Producing energy from radio waves may seem like something out of a science fiction book. However, a group from the University of South Florida has developed a device which could do just that, according to the researchers.
The device, a specialized metasurface antenna that can absorb radio waves and convert them into energy, has the potential to change the energy sector as a whole.
From radio waves to electricity: how does it work?
Researchers have been trying for years to capture energy from radio waves. It is not a simple procedure and can cost more energy in than out. As technology advances that makes use of ambient radio waves, such as Wi-Fi, GPS, Bluetooth, or cell phone networks, more radio waves are collected. There have also been advances in metamaterials (particular types of materials designed to have properties not found in natural materials). Together, these two factors make it entirely possible to transform radio waves into energy in a sustainable way.
To generate its own antenna, the researchers of the University of South Florida they used a metamaterial that has a high absorbance of radio waves and allows a greater flow of electric current. This improved the energy efficiency of the antenna, a first step in converting low intensity waves into electrical energy. "The technology could also be adapted to provide a radio wave source that powers or charges devices in a room," he explains Clayton Fowler, a member of the team who worked on the development of the antenna.
The energized radio wave antenna tests
To test the antenna, the receivers measured the amount of energy collected by a radio source between 0,7 and 2,0 GHz. The team then changed the frequency of the radio waves to see if this affected the amount of energy collected.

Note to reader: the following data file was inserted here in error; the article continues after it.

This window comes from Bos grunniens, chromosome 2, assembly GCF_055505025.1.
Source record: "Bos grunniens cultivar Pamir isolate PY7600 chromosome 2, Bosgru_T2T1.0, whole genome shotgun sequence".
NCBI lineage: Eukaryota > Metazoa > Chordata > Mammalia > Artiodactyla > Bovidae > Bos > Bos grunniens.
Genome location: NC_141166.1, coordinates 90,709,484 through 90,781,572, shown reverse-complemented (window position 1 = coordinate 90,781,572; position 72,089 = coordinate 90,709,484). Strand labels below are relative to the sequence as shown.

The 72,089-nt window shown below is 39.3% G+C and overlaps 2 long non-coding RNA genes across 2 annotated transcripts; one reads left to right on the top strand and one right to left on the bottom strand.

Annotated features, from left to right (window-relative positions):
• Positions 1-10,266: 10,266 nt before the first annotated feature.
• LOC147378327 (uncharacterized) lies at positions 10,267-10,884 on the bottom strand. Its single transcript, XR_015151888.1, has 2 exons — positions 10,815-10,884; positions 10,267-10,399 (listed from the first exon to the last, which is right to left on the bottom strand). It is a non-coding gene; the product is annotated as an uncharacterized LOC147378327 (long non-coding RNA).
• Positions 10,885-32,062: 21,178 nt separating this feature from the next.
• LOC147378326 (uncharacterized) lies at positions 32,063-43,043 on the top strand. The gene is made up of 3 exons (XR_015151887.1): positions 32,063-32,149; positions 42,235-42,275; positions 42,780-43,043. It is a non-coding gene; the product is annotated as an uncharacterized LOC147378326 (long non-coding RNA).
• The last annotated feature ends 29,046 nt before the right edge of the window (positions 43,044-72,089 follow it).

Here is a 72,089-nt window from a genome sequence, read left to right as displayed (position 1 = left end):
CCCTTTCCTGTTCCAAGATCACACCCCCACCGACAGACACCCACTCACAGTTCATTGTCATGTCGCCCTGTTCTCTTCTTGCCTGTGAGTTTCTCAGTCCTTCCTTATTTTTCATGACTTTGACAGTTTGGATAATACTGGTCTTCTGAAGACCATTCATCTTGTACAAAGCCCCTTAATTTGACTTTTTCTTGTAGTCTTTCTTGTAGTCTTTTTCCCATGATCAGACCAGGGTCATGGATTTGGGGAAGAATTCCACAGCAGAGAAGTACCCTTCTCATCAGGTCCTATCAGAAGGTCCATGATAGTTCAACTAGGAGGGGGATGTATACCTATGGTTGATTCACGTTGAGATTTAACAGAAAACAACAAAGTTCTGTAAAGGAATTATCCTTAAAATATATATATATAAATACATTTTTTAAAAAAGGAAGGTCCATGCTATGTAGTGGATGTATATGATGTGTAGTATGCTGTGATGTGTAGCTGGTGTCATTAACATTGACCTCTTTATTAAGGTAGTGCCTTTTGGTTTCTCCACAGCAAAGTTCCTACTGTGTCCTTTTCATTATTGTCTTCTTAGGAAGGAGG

Their tests found that the antenna could collect 100 microwatts of power from radio waves with an intensity equal to that which occurs 100 meters from a cell phone tower. "We also placed a cell phone very close to the antenna during a phone call," he says Jiang Feng Zhou of the University of South Florida. "While it would be more practical to collect energy from cell phone towers, our antenna still showed the ability to capture energy."
Goodbye cables and energy in motion
Researchers think the unique capability of this device could trigger a huge shift in the energy industry.
"By eliminating wired connections and batteries, these radio wave energy antennas could help reduce costs, improve reliability and make some electrical systems more efficient," says Zhou.
They would be useful for powering smart home sensors such as those used for temperature, lighting and motion, or sensors used to monitor the structure of buildings or bridges, where replacing a battery is difficult, sometimes impossible.
This antenna can also be built to be more portable, allowing for better electricity harvesting while on the go or in the background with smart devices. In summary? More efficiency and sustainability.